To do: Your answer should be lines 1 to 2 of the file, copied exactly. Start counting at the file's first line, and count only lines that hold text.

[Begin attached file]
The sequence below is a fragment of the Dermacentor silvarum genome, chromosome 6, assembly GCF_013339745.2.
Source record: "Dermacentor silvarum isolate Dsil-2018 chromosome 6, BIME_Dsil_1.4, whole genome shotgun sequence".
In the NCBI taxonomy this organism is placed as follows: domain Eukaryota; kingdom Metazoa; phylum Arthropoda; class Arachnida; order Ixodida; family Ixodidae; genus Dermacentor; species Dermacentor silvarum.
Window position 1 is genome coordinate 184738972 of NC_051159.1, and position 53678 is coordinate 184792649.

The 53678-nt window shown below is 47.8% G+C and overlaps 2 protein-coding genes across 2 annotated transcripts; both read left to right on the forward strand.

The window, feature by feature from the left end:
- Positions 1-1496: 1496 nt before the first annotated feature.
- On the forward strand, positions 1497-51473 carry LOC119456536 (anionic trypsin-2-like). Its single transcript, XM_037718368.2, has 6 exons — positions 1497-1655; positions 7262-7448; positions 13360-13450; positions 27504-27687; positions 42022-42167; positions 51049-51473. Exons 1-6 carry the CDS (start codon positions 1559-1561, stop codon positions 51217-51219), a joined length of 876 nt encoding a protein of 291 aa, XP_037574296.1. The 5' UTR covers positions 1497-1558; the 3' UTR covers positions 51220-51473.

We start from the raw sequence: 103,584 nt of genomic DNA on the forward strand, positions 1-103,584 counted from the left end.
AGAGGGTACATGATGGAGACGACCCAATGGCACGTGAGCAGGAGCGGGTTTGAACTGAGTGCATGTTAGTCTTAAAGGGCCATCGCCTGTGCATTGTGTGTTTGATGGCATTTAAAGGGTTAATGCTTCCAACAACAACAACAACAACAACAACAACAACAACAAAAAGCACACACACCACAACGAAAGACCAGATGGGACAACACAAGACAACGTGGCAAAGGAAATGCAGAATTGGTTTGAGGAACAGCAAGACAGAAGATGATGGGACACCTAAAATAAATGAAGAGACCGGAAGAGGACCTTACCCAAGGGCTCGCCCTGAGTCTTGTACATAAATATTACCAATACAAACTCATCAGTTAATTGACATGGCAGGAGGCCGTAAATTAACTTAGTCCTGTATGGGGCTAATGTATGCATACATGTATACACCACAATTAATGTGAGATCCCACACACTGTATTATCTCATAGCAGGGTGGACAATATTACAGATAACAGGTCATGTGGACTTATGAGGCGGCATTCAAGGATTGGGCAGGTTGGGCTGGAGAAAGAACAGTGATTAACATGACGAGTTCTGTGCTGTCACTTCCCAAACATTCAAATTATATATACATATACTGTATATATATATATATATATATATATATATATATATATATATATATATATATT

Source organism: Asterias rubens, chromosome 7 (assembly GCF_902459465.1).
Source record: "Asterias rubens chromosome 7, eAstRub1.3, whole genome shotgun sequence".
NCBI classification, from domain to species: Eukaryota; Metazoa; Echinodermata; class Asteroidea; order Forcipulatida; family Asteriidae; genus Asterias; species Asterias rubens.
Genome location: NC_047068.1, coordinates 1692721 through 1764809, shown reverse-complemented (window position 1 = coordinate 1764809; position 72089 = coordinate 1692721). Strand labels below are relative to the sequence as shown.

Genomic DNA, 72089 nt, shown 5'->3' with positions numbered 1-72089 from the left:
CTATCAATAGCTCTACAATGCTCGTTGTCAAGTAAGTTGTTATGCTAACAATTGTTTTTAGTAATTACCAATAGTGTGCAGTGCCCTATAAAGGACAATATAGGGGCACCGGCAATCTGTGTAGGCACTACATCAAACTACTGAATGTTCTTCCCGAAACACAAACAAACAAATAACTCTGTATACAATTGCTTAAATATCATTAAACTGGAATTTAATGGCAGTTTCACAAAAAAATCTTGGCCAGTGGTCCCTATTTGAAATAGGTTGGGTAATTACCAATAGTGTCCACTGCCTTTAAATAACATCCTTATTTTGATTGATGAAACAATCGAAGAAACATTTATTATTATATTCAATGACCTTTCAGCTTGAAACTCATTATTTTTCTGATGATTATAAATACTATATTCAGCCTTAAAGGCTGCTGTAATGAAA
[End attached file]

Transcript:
The sequence below is a fragment of the Dermacentor silvarum genome, chromosome 6, assembly GCF_013339745.2.
Source record: "Dermacentor silvarum isolate Dsil-2018 chromosome 6, BIME_Dsil_1.4, whole genome shotgun sequence".